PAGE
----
There is an overwhelming sense of exhaustion preparing for SXSW. Anticipating where to park, how far you’re going to need to walk, how long you’re going to have to wait in line and how much money you’re going to need to spend can make anybody question why they even want to go, especially if you’re traveling up from San Antonio. As somebody who has been going to the festival for over a decade (nearly half of which as an Austinite) it seems to get more exhausting every year. However, on Thursday March 14, I had a throwback experience that reminded me why I like going to SXSW in the first place.


I arrived in Austin from San Antonio around 2:30, found free parking in roughly ten minutes, walked about a 1/3 of a mile, waited in line for 10-15 minutes and was knee deep in the trenches of the pit for Dr. Marten’s Day Show at the Container Bar. As much as I’d hate to bore you to death with stories of ‘back in my day’ SXSW adventures, this was so reminiscent of those times that I felt like I was in some kind of time warp. Sure back in my dayRainey was full of more houses, less condos and less bars, but the last few years it was damn near impossible to find parking this easy and believe me I tried (finding free parking at SXSW was one of my “skills” on a certain dating site back in the day). It was definitely a sign of even better things to come.

Stef Chura

I walked in right as Stef Chura was finishing her set. The Detroit native has a very dreamy sound with tinges of 90s alt rock sprinkled in, then again it could also be said the other way around. Her set was a nice start to the day and put the feelers out for the rest of the lineup.


Following shortly after were New Zealand’s The Beths, a band that just came up on my radar in the last month or so for their single “Future Me Hates Me.” Their sound elicits a 60s girl pop sound with fuzzy guitars. The songs are catchy and the live performance was charmingly awkward as other bands at different venues were blasting over their performance. From where I was standing, it didn’t affect my listening of their performance, but the band threw in a few quick quips about how difficult it was to hear each other jokingly. Lead singer Elizabeth Stokes, at one point, chimes in that she wanted to give us some news but she didn’t have any so just asked how everybody was doing. It was a microcosm of what their live show felt like – endearing, sincere and fun.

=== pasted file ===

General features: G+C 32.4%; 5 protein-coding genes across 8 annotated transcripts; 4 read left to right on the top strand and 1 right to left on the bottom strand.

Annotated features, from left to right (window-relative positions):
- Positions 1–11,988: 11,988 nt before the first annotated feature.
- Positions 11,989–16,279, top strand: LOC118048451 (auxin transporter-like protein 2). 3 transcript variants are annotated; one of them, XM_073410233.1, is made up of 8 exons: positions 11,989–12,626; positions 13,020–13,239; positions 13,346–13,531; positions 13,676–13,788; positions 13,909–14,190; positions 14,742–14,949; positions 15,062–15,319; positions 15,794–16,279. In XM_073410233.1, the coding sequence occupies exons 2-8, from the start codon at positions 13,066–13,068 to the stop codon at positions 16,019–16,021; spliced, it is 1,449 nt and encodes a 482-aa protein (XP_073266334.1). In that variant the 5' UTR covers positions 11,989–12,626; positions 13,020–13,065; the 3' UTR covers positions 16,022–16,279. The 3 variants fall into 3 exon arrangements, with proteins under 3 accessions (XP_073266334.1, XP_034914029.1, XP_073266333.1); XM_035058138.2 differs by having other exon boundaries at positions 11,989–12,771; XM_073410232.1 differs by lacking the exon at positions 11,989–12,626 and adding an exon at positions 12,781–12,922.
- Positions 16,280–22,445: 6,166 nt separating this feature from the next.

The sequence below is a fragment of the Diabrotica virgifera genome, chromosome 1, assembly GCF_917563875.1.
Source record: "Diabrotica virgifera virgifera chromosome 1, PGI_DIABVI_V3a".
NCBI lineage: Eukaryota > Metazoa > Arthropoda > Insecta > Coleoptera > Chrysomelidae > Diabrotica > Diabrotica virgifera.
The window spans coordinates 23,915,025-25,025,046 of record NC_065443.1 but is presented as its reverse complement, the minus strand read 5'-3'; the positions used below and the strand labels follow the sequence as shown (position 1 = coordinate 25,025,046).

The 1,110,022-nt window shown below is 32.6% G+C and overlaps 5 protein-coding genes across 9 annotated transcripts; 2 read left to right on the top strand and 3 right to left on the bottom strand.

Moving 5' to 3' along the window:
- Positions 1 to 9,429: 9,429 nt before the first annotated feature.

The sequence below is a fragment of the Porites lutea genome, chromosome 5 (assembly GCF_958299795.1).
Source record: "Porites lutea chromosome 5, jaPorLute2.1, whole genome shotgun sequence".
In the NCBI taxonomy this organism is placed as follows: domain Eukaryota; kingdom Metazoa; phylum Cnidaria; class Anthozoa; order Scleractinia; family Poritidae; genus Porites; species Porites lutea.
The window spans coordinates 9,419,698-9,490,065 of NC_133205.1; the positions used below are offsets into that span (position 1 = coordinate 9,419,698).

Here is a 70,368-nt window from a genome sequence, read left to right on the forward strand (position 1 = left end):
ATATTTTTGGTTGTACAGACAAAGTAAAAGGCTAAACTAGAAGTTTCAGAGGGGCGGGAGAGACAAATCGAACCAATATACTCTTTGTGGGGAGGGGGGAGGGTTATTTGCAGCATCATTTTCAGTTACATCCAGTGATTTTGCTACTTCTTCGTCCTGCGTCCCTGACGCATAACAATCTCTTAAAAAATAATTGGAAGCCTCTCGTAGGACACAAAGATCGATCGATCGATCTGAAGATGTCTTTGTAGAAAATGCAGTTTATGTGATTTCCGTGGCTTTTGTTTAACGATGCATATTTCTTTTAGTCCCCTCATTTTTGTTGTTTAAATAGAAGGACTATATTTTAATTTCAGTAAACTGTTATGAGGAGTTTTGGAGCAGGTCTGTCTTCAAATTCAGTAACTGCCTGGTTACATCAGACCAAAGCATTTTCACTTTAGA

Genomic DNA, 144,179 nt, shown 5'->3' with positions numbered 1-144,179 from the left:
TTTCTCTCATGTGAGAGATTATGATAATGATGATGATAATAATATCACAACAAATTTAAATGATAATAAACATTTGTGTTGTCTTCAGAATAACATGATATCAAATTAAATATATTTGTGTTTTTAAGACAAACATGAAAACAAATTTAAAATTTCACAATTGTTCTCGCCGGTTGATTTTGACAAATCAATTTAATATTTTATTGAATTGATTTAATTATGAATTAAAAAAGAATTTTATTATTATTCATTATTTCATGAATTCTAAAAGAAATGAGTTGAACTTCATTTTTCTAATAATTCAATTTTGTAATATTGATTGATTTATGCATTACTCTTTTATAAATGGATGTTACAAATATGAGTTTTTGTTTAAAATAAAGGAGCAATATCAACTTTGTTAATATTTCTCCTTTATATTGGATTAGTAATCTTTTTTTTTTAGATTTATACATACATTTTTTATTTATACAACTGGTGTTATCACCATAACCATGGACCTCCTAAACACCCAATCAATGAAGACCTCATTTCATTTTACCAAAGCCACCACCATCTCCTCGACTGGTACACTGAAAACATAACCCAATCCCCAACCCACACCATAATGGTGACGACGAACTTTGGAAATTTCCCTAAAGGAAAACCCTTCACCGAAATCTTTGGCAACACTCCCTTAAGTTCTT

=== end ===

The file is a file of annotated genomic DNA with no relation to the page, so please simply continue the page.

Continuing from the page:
The Beths

Five years ago to the day, I watched The Joy Formidabletear up the stage at the Waterloo Records Free show. Five years was apparently too long as I did very little to prepare for my face to be melted off during their set following The Beths. Guitarist Ritzy Bryan shreds the guitar and brings the most energy I’ve ever seen from a guitarist live. She makes laps around the stage and the energy between the band is unmatched. Drummer Matthew Thomas smiles with every cymbal crash and bassist Rhydian Dafydd jumps back and forth through every post-song jam. The chemistry between the band is something you just can’t force. I overheard a couple of dudes behind me who had never seen the band before say they’d never seen a trio have that much energy on a stage before. They simultaneously reminded me why I liked the band in the first place and ignited a new stock of fans.

The Joy Formidable

The Joy Formidable performance must have left everybody hungover because it took much longer than anticipated to set up for Broken Social Scene. When your lineup includes half of Canada, you kinda expect it to be a long set up. Unfortunately, there were issues getting the monitors working and even after the band started performing there were issues getting the keys working. Nevertheless, the band persisted playing a shortened but still sweet set. Watching everybody take turns playing guitar and bass and then keys and then tambourine was as fun as it was admirable. For a band that has gone through so many lineup changes over the past two and a half decades, their chemistry melded together for such a great show. As somebody who has been wanting to see them for nearly a decade, the short set was just enough to leave me satisfied.

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